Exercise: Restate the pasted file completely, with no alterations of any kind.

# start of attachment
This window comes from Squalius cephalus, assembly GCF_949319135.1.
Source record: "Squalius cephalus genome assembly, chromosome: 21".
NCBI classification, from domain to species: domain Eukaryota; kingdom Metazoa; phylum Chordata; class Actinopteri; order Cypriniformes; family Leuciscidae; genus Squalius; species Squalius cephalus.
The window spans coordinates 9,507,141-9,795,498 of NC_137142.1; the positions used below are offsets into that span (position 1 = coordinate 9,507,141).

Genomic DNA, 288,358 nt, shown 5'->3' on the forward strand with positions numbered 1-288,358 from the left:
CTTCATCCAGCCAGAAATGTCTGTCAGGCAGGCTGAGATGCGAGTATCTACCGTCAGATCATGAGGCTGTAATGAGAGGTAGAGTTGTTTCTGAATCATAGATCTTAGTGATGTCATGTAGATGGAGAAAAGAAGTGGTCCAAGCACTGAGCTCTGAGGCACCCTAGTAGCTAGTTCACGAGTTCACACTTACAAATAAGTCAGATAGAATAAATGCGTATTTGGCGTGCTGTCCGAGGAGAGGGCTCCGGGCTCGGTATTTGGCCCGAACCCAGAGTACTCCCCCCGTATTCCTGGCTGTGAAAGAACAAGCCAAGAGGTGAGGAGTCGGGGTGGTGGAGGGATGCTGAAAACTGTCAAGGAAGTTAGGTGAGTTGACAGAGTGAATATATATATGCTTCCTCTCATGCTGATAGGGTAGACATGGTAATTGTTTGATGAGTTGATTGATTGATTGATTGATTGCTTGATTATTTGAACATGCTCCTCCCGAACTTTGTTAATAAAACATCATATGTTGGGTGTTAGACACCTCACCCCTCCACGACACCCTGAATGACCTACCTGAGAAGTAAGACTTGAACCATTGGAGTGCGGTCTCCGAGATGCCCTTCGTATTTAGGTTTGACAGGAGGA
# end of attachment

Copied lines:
This window comes from Squalius cephalus, assembly GCF_949319135.1.
Source record: "Squalius cephalus genome assembly, chromosome: 21".
NCBI classification, from domain to species: domain Eukaryota; kingdom Metazoa; phylum Chordata; class Actinopteri; order Cypriniformes; family Leuciscidae; genus Squalius; species Squalius cephalus.
The window spans coordinates 9,507,141-9,795,498 of NC_137142.1; the positions used below are offsets into that span (position 1 = coordinate 9,507,141).

Genomic DNA, 288,358 nt, shown 5'->3' on the forward strand with positions numbered 1-288,358 from the left:
CTTCATCCAGCCAGAAATGTCTGTCAGGCAGGCTGAGATGCGAGTATCTACCGTCAGATCATGAGGCTGTAATGAGAGGTAGAGTTGTTTCTGAATCATAGATCTTAGTGATGTCATGTAGATGGAGAAAAGAAGTGGTCCAAGCACTGAGCTCTGAGGCACCCTAGTAGCTAGTTCACGAGTTCACACTTACAAATAAGTCAGATAGAATAAATGCGTATTTGGCGTGCTGTCCGAGGAGAGGGCTCCGGGCTCGGTATTTGGCCCGAACCCAGAGTACTCCCCCCGTATTCCTGGCTGTGAAAGAACAAGCCAAGAGGTGAGGAGTCGGGGTGGTGGAGGGATGCTGAAAACTGTCAAGGAAGTTAGGTGAGTTGACAGAGTGAATATATATATGCTTCCTCTCATGCTGATAGGGTAGACATGGTAATTGTTTGATGAGTTGATTGATTGATTGATTGATTGCTTGATTATTTGAACATGCTCCTCCCGAACTTTGTTAATAAAACATCATATGTTGGGTGTTAGACACCTCACCCCTCCACGACACCCTGAATGACCTACCTGAGAAGTAAGACTTGAACCATTGGAGTGCGGTCTCCGAGATGCCCTTCGTATTTAGGTTTGACAGGAGGA